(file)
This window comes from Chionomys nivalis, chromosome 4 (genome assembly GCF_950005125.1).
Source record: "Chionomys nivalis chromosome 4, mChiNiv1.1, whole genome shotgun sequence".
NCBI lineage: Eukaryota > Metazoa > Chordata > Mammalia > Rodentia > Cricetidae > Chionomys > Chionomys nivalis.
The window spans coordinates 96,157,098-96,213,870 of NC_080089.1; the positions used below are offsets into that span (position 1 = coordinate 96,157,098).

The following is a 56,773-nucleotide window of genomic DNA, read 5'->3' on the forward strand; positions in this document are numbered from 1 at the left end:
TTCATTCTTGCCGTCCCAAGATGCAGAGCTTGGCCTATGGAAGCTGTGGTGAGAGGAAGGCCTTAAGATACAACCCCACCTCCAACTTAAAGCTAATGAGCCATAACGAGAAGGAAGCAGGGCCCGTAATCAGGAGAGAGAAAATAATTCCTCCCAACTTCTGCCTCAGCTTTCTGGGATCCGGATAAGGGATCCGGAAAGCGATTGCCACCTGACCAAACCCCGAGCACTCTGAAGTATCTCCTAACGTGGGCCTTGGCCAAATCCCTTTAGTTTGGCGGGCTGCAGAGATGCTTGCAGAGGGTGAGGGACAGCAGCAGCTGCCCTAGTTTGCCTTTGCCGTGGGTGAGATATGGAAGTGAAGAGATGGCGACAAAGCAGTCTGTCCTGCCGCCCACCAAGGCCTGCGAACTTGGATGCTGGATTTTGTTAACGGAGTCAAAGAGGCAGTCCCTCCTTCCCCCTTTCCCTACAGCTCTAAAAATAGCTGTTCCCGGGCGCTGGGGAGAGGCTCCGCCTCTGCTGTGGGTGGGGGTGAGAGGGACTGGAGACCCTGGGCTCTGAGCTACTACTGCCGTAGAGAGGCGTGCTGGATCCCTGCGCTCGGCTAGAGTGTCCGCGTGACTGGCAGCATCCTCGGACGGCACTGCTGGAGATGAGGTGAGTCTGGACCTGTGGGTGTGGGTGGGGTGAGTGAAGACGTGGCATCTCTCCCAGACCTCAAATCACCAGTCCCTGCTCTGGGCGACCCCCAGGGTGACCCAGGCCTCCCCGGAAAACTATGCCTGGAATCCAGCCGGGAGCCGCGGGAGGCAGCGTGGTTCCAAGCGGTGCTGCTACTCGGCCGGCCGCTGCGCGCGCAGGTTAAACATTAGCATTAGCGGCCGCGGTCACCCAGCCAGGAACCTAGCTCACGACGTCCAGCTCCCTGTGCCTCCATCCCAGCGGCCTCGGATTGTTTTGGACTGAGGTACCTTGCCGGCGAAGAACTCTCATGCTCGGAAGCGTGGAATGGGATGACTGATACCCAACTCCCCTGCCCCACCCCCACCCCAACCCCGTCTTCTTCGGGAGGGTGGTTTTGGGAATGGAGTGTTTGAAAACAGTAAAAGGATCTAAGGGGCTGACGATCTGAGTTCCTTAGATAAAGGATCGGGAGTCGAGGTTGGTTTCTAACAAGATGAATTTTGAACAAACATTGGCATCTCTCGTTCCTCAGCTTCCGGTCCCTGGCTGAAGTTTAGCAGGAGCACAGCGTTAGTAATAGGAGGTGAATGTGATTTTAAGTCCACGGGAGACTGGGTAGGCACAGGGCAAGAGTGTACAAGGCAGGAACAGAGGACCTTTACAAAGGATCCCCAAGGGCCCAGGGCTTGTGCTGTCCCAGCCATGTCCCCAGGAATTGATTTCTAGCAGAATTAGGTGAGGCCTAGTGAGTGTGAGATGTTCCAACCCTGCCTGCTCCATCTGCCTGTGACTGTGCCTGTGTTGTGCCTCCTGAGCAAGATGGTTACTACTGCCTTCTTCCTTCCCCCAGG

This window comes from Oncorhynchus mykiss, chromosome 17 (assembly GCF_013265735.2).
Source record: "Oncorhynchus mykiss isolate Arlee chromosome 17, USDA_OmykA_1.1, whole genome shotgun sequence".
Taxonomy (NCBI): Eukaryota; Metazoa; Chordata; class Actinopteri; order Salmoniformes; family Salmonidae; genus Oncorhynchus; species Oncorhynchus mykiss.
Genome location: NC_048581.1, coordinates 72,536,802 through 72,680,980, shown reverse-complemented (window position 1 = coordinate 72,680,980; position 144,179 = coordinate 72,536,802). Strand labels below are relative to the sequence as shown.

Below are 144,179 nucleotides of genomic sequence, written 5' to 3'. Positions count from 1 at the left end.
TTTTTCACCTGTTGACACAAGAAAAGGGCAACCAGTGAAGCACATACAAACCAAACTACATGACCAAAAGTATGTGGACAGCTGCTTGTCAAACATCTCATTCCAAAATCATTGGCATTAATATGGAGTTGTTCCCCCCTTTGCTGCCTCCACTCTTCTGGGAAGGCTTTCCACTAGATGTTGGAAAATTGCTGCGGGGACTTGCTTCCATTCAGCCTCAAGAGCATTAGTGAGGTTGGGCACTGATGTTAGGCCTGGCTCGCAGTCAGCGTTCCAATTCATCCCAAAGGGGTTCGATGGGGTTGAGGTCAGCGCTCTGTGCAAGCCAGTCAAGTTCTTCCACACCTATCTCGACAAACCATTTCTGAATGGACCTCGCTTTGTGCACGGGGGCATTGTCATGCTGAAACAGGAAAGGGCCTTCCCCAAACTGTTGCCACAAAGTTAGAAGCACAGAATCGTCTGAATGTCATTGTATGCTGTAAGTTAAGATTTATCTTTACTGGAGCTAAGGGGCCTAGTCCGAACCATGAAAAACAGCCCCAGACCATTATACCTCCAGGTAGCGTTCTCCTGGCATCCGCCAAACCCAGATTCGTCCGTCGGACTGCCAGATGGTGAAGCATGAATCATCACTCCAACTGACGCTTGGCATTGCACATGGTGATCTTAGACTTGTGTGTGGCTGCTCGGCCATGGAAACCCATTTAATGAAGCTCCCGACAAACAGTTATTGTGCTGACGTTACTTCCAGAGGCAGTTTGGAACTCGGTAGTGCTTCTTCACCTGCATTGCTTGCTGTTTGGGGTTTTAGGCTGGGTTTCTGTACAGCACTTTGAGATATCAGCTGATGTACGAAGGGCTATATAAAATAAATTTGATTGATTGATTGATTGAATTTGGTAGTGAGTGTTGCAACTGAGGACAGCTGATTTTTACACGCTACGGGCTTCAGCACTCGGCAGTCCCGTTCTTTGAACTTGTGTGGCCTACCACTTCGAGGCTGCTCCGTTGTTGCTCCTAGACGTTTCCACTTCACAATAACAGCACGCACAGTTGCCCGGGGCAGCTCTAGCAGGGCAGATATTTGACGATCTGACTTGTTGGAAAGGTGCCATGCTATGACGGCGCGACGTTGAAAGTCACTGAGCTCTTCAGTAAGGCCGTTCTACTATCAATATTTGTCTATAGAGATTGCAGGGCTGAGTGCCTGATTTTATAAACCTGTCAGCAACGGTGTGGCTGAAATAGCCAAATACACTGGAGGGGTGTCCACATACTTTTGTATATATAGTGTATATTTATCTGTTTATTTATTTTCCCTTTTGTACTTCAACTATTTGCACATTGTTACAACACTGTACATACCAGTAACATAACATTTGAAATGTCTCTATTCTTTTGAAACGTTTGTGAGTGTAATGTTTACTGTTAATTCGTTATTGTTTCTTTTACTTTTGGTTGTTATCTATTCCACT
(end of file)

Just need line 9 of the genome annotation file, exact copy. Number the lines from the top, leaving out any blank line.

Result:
Taxonomy (NCBI): Eukaryota; Metazoa; Chordata; class Actinopteri; order Salmoniformes; family Salmonidae; genus Oncorhynchus; species Oncorhynchus mykiss.